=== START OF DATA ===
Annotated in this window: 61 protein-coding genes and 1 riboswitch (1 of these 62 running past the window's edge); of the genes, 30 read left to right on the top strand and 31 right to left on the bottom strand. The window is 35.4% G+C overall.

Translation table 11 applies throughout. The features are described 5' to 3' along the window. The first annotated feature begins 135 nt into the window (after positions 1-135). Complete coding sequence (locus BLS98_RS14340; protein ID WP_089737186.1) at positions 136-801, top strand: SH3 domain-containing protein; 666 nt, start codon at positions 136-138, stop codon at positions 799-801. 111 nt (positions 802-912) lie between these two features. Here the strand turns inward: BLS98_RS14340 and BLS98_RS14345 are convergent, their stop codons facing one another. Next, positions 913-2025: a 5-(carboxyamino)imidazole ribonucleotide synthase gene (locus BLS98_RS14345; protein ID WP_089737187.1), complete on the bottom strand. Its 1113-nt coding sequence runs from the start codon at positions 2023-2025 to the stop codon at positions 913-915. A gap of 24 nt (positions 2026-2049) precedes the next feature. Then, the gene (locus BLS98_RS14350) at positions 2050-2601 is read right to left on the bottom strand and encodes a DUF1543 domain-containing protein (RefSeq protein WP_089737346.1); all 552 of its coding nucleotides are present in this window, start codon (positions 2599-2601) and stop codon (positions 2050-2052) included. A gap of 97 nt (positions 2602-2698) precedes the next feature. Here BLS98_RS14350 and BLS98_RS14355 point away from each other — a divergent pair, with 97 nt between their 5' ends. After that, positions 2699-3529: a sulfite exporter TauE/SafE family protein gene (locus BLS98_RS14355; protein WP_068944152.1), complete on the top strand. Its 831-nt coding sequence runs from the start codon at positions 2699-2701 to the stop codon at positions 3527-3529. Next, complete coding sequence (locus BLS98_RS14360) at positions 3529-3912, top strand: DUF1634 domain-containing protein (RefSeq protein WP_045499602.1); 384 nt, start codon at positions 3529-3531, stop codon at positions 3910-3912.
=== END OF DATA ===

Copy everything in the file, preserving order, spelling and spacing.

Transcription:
Annotated in this window: 61 protein-coding genes and 1 riboswitch (1 of these 62 running past the window's edge); of the genes, 30 read left to right on the top strand and 31 right to left on the bottom strand. The window is 35.4% G+C overall.

Translation table 11 applies throughout. The features are described 5' to 3' along the window. The first annotated feature begins 135 nt into the window (after positions 1-135). Complete coding sequence (locus BLS98_RS14340; protein ID WP_089737186.1) at positions 136-801, top strand: SH3 domain-containing protein; 666 nt, start codon at positions 136-138, stop codon at positions 799-801. 111 nt (positions 802-912) lie between these two features. Here the strand turns inward: BLS98_RS14340 and BLS98_RS14345 are convergent, their stop codons facing one another. Next, positions 913-2025: a 5-(carboxyamino)imidazole ribonucleotide synthase gene (locus BLS98_RS14345; protein ID WP_089737187.1), complete on the bottom strand. Its 1113-nt coding sequence runs from the start codon at positions 2023-2025 to the stop codon at positions 913-915. A gap of 24 nt (positions 2026-2049) precedes the next feature. Then, the gene (locus BLS98_RS14350) at positions 2050-2601 is read right to left on the bottom strand and encodes a DUF1543 domain-containing protein (RefSeq protein WP_089737346.1); all 552 of its coding nucleotides are present in this window, start codon (positions 2599-2601) and stop codon (positions 2050-2052) included. A gap of 97 nt (positions 2602-2698) precedes the next feature. Here BLS98_RS14350 and BLS98_RS14355 point away from each other — a divergent pair, with 97 nt between their 5' ends. After that, positions 2699-3529: a sulfite exporter TauE/SafE family protein gene (locus BLS98_RS14355; protein WP_068944152.1), complete on the top strand. Its 831-nt coding sequence runs from the start codon at positions 2699-2701 to the stop codon at positions 3527-3529. Next, complete coding sequence (locus BLS98_RS14360) at positions 3529-3912, top strand: DUF1634 domain-containing protein (RefSeq protein WP_045499602.1); 384 nt, start codon at positions 3529-3531, stop codon at positions 3910-3912.